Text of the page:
The fado museum is in a former reservoir
You don't have to be a fan of fado to enjoy the Fado Museum. It’s much more than a tribute to Lisbon’s musical genre (which was placed on the World Heritage list in 2011), it also shows the cultural and political environment in Portugal, and especially in the capital, throughout much of the 20th century.
Many of fado's most famous singers and musicians are remembered on a wall
An audio guide explains what is on display (musical instruments, phonograms, costumes, trophies, among other pieces) in Portuguese, English, French and Spanish. Through multimedia, visitors may also consult recordings of hundreds of artists, biographies and historical images.
"O Fado," an iconic painting from 1910 by artist José Malhoa
The museum was created in 1998, taking over an old reservoir from 1868 that stored the waters of Alfama, and that was completely restored.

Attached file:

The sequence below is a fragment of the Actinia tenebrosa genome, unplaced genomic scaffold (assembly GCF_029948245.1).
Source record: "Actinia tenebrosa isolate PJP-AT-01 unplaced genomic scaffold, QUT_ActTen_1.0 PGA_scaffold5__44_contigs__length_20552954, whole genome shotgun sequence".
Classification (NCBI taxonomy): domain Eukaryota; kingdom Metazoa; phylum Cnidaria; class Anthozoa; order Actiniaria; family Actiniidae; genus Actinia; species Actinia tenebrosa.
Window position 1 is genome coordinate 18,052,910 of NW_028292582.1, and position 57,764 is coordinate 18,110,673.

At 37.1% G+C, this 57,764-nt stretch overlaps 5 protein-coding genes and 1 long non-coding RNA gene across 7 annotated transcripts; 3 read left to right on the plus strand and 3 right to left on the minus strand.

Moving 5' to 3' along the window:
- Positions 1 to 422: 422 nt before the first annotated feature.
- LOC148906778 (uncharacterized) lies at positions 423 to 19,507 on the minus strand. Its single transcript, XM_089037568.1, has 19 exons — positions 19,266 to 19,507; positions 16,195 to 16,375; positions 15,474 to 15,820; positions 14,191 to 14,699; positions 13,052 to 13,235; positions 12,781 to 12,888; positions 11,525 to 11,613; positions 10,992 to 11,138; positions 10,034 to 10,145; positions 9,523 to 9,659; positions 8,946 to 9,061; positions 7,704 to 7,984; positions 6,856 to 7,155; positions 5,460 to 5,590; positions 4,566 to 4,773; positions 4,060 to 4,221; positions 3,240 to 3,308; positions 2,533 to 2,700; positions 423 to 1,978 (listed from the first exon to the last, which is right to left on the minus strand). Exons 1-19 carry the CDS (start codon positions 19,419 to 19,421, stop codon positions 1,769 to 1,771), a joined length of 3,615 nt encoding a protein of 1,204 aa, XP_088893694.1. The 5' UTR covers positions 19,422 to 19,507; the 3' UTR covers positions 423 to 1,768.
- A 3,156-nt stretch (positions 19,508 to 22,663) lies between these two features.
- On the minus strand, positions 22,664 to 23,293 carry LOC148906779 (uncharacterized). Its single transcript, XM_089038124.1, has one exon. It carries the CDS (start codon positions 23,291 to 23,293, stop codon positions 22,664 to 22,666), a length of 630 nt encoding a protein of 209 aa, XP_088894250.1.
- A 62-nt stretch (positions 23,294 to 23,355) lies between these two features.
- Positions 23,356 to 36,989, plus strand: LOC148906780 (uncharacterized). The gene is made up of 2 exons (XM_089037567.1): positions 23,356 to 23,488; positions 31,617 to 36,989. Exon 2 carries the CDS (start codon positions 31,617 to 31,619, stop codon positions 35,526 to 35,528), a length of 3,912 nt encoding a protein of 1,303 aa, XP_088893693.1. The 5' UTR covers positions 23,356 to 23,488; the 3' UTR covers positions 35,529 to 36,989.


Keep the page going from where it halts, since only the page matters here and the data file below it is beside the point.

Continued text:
At the shop you may buy fado CDs from the past and present.
If you enjoy this museum, you'll also want to visit the Amália Rodrigues House-Museum, the former home of Fado’s legendary singer, in the neighborhood of São Bento.
How to Get to the Fado Museum
The Fado Museum is less than a 10-minute walk from the Santa Apolónia metro station (the last stop of the blue line).
You may ride the metro (and the city’s buses, trams, funiculars and trains) for free with the Lisboa Card.
Largo do Chafariz de Dentro, 1, Alfama
Admission and Tickets to the Fado Museum
Admission to the museum is €5.00. There’s a 20% discount with the Lisboa Card, and it’s free for Lisbon residents on Sunday mornings until 2pm (must show proof of address).
You may buy your ticket online: Skip the Line: Fado Museum Ticket
It's closed on Mondays
The Military Museum is a 5-minute walk away. Cross into the maze of streets of Alfama and you’ll see the church of São Miguel and Santo Estêvão.